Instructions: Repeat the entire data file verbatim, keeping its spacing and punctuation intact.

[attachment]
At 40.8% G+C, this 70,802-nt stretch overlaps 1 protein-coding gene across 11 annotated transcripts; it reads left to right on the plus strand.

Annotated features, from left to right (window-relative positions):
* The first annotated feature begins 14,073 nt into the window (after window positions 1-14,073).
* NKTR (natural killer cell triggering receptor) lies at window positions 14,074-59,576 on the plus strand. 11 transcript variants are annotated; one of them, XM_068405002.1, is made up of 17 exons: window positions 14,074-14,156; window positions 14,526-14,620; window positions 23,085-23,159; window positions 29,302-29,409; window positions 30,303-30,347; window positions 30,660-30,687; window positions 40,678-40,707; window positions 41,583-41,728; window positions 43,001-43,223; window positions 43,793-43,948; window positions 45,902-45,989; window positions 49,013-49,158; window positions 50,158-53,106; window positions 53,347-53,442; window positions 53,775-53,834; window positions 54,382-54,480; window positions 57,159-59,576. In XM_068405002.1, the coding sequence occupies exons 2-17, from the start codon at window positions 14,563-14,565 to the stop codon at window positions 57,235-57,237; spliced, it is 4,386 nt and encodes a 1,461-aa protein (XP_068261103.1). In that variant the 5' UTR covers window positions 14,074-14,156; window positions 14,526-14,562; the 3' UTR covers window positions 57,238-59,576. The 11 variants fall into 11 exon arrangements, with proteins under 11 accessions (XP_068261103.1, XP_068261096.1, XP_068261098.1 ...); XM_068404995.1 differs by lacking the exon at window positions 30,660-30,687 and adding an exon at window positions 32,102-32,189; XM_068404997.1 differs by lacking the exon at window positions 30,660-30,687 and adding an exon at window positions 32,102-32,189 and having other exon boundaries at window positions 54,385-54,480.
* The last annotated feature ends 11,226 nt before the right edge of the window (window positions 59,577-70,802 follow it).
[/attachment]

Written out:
At 40.8% G+C, this 70,802-nt stretch overlaps 1 protein-coding gene across 11 annotated transcripts; it reads left to right on the plus strand.

Annotated features, from left to right (window-relative positions):
* The first annotated feature begins 14,073 nt into the window (after window positions 1-14,073).
* NKTR (natural killer cell triggering receptor) lies at window positions 14,074-59,576 on the plus strand. 11 transcript variants are annotated; one of them, XM_068405002.1, is made up of 17 exons: window positions 14,074-14,156; window positions 14,526-14,620; window positions 23,085-23,159; window positions 29,302-29,409; window positions 30,303-30,347; window positions 30,660-30,687; window positions 40,678-40,707; window positions 41,583-41,728; window positions 43,001-43,223; window positions 43,793-43,948; window positions 45,902-45,989; window positions 49,013-49,158; window positions 50,158-53,106; window positions 53,347-53,442; window positions 53,775-53,834; window positions 54,382-54,480; window positions 57,159-59,576. In XM_068405002.1, the coding sequence occupies exons 2-17, from the start codon at window positions 14,563-14,565 to the stop codon at window positions 57,235-57,237; spliced, it is 4,386 nt and encodes a 1,461-aa protein (XP_068261103.1). In that variant the 5' UTR covers window positions 14,074-14,156; window positions 14,526-14,562; the 3' UTR covers window positions 57,238-59,576. The 11 variants fall into 11 exon arrangements, with proteins under 11 accessions (XP_068261103.1, XP_068261096.1, XP_068261098.1 ...); XM_068404995.1 differs by lacking the exon at window positions 30,660-30,687 and adding an exon at window positions 32,102-32,189; XM_068404997.1 differs by lacking the exon at window positions 30,660-30,687 and adding an exon at window positions 32,102-32,189 and having other exon boundaries at window positions 54,385-54,480.
* The last annotated feature ends 11,226 nt before the right edge of the window (window positions 59,577-70,802 follow it).